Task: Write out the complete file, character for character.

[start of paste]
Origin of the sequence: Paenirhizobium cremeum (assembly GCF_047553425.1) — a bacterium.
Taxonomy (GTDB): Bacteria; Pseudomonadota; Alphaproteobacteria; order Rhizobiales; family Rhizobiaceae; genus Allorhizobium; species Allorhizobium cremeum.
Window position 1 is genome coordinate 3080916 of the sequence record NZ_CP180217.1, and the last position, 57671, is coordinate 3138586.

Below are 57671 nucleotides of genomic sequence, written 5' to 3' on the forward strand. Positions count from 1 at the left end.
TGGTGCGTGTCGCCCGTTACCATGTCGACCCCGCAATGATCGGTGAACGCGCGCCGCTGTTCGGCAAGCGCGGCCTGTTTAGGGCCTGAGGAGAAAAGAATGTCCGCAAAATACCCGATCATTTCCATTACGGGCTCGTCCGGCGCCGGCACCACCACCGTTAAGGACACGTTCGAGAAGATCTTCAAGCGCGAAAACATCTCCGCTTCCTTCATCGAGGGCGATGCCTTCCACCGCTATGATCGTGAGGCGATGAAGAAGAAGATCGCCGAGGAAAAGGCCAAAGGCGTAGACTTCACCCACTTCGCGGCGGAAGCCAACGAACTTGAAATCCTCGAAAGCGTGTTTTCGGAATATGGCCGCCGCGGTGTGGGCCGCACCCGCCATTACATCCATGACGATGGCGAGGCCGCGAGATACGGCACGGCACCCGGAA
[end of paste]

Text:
Origin of the sequence: Paenirhizobium cremeum (assembly GCF_047553425.1) — a bacterium.
Taxonomy (GTDB): Bacteria; Pseudomonadota; Alphaproteobacteria; order Rhizobiales; family Rhizobiaceae; genus Allorhizobium; species Allorhizobium cremeum.
Window position 1 is genome coordinate 3080916 of the sequence record NZ_CP180217.1, and the last position, 57671, is coordinate 3138586.

Below are 57671 nucleotides of genomic sequence, written 5' to 3' on the forward strand. Positions count from 1 at the left end.
TGGTGCGTGTCGCCCGTTACCATGTCGACCCCGCAATGATCGGTGAACGCGCGCCGCTGTTCGGCAAGCGCGGCCTGTTTAGGGCCTGAGGAGAAAAGAATGTCCGCAAAATACCCGATCATTTCCATTACGGGCTCGTCCGGCGCCGGCACCACCACCGTTAAGGACACGTTCGAGAAGATCTTCAAGCGCGAAAACATCTCCGCTTCCTTCATCGAGGGCGATGCCTTCCACCGCTATGATCGTGAGGCGATGAAGAAGAAGATCGCCGAGGAAAAGGCCAAAGGCGTAGACTTCACCCACTTCGCGGCGGAAGCCAACGAACTTGAAATCCTCGAAAGCGTGTTTTCGGAATATGGCCGCCGCGGTGTGGGCCGCACCCGCCATTACATCCATGACGATGGCGAGGCCGCGAGATACGGCACGGCACCCGGAA